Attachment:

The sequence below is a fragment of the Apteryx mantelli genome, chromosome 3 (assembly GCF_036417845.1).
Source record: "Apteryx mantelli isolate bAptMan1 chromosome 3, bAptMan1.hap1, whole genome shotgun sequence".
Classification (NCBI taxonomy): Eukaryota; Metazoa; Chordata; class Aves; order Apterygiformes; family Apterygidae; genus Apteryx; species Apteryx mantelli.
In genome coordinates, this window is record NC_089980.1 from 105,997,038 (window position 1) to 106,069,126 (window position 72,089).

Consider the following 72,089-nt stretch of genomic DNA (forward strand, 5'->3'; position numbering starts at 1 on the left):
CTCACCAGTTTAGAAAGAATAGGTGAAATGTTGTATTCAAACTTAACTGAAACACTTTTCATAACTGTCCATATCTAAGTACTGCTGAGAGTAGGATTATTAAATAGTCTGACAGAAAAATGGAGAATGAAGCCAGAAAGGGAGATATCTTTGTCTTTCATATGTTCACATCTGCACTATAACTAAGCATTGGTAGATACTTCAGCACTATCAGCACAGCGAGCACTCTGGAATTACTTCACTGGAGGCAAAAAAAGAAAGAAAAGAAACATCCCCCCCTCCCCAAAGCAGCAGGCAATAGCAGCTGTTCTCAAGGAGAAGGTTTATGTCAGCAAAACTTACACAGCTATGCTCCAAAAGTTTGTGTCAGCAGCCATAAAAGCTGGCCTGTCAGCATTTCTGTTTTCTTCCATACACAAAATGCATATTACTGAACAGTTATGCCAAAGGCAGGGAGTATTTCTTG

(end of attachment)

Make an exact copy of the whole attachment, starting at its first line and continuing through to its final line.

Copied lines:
The sequence below is a fragment of the Apteryx mantelli genome, chromosome 3 (assembly GCF_036417845.1).
Source record: "Apteryx mantelli isolate bAptMan1 chromosome 3, bAptMan1.hap1, whole genome shotgun sequence".
Classification (NCBI taxonomy): Eukaryota; Metazoa; Chordata; class Aves; order Apterygiformes; family Apterygidae; genus Apteryx; species Apteryx mantelli.
In genome coordinates, this window is record NC_089980.1 from 105,997,038 (window position 1) to 106,069,126 (window position 72,089).

Consider the following 72,089-nt stretch of genomic DNA (forward strand, 5'->3'; position numbering starts at 1 on the left):
CTCACCAGTTTAGAAAGAATAGGTGAAATGTTGTATTCAAACTTAACTGAAACACTTTTCATAACTGTCCATATCTAAGTACTGCTGAGAGTAGGATTATTAAATAGTCTGACAGAAAAATGGAGAATGAAGCCAGAAAGGGAGATATCTTTGTCTTTCATATGTTCACATCTGCACTATAACTAAGCATTGGTAGATACTTCAGCACTATCAGCACAGCGAGCACTCTGGAATTACTTCACTGGAGGCAAAAAAAGAAAGAAAAGAAACATCCCCCCCTCCCCAAAGCAGCAGGCAATAGCAGCTGTTCTCAAGGAGAAGGTTTATGTCAGCAAAACTTACACAGCTATGCTCCAAAAGTTTGTGTCAGCAGCCATAAAAGCTGGCCTGTCAGCATTTCTGTTTTCTTCCATACACAAAATGCATATTACTGAACAGTTATGCCAAAGGCAGGGAGTATTTCTTG